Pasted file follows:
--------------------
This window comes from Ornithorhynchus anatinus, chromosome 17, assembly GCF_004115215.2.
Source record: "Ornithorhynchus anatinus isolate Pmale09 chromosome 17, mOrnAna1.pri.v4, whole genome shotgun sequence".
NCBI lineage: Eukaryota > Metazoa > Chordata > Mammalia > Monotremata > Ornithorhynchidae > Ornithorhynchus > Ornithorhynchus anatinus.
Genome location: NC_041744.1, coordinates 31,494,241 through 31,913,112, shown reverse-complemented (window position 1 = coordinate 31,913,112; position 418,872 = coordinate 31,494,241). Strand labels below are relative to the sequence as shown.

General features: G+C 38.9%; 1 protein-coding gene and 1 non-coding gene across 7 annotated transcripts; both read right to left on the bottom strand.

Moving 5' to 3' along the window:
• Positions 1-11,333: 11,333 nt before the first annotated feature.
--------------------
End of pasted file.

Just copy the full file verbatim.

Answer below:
This window comes from Ornithorhynchus anatinus, chromosome 17, assembly GCF_004115215.2.
Source record: "Ornithorhynchus anatinus isolate Pmale09 chromosome 17, mOrnAna1.pri.v4, whole genome shotgun sequence".
NCBI lineage: Eukaryota > Metazoa > Chordata > Mammalia > Monotremata > Ornithorhynchidae > Ornithorhynchus > Ornithorhynchus anatinus.
Genome location: NC_041744.1, coordinates 31,494,241 through 31,913,112, shown reverse-complemented (window position 1 = coordinate 31,913,112; position 418,872 = coordinate 31,494,241). Strand labels below are relative to the sequence as shown.

General features: G+C 38.9%; 1 protein-coding gene and 1 non-coding gene across 7 annotated transcripts; both read right to left on the bottom strand.

Moving 5' to 3' along the window:
• Positions 1-11,333: 11,333 nt before the first annotated feature.